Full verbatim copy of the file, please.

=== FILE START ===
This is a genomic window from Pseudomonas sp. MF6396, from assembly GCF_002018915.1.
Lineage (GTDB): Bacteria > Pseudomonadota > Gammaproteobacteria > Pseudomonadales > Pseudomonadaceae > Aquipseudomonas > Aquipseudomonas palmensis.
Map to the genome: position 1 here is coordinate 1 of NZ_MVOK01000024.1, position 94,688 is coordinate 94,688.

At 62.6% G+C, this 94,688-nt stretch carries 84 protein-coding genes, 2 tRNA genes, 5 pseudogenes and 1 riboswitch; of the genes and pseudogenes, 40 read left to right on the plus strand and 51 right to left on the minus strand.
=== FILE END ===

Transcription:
This is a genomic window from Pseudomonas sp. MF6396, from assembly GCF_002018915.1.
Lineage (GTDB): Bacteria > Pseudomonadota > Gammaproteobacteria > Pseudomonadales > Pseudomonadaceae > Aquipseudomonas > Aquipseudomonas palmensis.
Map to the genome: position 1 here is coordinate 1 of NZ_MVOK01000024.1, position 94,688 is coordinate 94,688.

At 62.6% G+C, this 94,688-nt stretch carries 84 protein-coding genes, 2 tRNA genes, 5 pseudogenes and 1 riboswitch; of the genes and pseudogenes, 40 read left to right on the plus strand and 51 right to left on the minus strand.